In general, simply taking an antibiotic would not usually be a reason to not get vaccinated.
“Contraindications and precautions to vaccination generally dictate circumstances when vaccines will not be given. Many contraindications and precautions are temporary, and the vaccine can be given at a later time.”
General Recommendations on Immunization
The reason your child is taking the antibiotic could make you want to think about delaying the vaccine though.
Can Your Kids Get a Vaccine While They Are Taking Antibiotics?
Kids are prescribed antibiotics for a lot of different reasons, from treating ear infections and acne to pneumonia and meningitis.
Since a mild acute illness with or without fever isn’t considered a contraindication or precaution to getting vaccinated, in most cases, being on an antibiotic would not cause you to want to skip or delay your child’s vaccines.
In fact, current antimicrobial therapy is listed by the CDC as one of the conditions commonly misperceived as a contraindication or precaution!
There are some exceptions though, including:
taking the antibiotic for a moderate or severe acute illness with or without fever (a general precaution to getting a vaccine)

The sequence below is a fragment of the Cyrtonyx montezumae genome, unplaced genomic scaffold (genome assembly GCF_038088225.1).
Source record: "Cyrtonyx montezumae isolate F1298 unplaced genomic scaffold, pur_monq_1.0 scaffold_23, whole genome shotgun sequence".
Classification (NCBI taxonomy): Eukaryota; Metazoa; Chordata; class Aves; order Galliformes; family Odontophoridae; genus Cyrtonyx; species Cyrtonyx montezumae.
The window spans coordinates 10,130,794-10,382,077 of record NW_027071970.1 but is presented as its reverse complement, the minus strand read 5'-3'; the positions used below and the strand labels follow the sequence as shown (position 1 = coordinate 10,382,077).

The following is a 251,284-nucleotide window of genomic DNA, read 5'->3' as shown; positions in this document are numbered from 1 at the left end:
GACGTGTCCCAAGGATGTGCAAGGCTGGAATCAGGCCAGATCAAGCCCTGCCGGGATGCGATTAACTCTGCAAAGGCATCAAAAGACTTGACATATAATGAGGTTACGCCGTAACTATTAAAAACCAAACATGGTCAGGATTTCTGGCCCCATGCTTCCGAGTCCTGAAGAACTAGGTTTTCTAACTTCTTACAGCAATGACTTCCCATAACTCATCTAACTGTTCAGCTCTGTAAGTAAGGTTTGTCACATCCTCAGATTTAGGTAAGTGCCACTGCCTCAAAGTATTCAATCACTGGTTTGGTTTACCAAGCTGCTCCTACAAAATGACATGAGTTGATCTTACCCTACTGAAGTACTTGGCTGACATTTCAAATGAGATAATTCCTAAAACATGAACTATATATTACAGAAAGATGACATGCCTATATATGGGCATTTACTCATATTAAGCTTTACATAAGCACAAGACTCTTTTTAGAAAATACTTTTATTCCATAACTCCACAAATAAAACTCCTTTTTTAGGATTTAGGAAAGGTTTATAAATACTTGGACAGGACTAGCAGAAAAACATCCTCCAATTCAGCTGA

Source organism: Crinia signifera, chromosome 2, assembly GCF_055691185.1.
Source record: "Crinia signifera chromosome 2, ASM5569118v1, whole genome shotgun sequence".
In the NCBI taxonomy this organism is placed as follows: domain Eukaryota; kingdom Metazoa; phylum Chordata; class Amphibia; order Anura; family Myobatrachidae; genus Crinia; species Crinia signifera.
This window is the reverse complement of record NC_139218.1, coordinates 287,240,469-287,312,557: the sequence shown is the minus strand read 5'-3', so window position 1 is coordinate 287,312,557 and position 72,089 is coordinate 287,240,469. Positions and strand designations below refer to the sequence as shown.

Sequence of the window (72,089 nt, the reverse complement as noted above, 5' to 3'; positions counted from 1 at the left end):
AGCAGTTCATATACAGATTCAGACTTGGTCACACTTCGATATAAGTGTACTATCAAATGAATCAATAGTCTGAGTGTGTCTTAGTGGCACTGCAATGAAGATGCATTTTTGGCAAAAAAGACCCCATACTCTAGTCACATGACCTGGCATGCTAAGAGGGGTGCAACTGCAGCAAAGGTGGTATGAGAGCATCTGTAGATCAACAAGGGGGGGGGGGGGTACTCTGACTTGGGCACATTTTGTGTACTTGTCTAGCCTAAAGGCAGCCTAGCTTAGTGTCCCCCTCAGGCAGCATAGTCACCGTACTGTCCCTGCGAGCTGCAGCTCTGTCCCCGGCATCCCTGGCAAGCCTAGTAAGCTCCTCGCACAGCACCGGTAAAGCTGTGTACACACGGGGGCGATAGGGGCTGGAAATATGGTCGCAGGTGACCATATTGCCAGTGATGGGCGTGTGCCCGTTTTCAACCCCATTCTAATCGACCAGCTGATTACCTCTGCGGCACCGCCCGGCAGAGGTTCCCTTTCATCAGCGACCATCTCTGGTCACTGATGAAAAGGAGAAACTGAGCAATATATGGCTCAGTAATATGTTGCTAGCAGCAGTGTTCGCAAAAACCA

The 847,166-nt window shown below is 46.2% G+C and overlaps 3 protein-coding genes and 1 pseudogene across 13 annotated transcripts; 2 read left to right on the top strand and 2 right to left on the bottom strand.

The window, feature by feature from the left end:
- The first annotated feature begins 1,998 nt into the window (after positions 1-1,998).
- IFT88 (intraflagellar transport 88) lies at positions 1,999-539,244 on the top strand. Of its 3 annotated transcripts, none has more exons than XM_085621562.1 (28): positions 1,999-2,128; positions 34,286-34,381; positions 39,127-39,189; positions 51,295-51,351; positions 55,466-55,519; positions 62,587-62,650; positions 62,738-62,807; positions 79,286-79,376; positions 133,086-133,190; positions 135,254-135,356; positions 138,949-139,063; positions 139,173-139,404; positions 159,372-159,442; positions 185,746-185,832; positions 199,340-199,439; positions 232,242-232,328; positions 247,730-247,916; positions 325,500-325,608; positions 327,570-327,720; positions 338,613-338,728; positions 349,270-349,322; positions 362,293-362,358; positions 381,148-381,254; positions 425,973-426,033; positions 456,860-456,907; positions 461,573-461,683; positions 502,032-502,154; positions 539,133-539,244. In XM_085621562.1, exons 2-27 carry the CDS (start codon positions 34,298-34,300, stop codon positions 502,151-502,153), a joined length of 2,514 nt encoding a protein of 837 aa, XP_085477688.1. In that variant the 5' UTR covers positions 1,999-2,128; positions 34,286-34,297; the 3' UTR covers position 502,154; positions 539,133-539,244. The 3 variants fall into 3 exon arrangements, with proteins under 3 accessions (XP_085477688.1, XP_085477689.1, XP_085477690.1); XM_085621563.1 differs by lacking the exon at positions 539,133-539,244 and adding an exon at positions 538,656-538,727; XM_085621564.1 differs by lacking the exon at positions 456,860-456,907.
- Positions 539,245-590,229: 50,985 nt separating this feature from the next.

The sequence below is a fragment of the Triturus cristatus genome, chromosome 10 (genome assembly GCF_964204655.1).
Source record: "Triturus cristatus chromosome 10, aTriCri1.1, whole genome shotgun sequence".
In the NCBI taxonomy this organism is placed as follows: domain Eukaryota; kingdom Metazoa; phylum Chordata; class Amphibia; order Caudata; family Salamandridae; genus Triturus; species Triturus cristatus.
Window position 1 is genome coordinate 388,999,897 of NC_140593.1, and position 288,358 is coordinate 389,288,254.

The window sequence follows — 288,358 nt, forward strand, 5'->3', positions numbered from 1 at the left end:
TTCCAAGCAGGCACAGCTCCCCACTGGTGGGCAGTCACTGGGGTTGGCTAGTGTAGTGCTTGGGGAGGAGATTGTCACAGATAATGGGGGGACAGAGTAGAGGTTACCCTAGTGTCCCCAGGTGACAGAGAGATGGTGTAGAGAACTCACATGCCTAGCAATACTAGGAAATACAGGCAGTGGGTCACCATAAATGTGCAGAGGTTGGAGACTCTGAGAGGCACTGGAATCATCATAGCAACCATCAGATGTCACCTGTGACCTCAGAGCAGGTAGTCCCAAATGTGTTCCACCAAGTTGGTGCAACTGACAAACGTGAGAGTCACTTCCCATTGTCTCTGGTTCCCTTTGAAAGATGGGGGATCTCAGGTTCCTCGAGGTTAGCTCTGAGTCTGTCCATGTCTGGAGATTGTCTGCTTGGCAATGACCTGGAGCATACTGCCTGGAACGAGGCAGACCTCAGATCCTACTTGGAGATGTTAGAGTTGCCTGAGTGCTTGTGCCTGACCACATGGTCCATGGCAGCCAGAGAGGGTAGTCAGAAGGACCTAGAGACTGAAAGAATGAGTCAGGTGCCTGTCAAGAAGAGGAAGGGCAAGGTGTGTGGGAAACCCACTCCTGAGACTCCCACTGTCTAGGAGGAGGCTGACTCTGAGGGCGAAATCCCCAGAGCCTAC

antimalarial agents and antibiotics might interfere with the Ty21a oral typhoid vaccine
antiviral drugs (Tamiflu, Relenza) might interfere with LAIV4 (FluMist, the nasal spray flu vaccine)
Is your child taking the antibiotic for a mild illness or a more moderate or severe illness for which they are now recovering? Then the fact that they are still taking an antibiotic likely isn’t a contraindication or a precaution to getting vaccinated.
There are some situations in which it is very important to think about vaccines before your child has surgery.
“Pneumococcal conjugate vaccine (PCV13, Prevnar 13, Pfizer), Haemophilus influenzae type b vaccine (Hib), meningococcal conjugate vaccine (MenACWY), and meningococcal B vaccine should be given 14 days before splenectomy, if possible.”
Ask the Experts about Scheduling Vaccines
A splenectomy leaves your child at extra risk for many vaccine-preventable diseases, so it is a good idea to get vaccinated and protected well in advance of a planned splenectomy, if possible.
This doesn’t mean that these vaccines won’t work after the surgery, but just that you don’t want your child to be unprotected while he remains unvaccinated.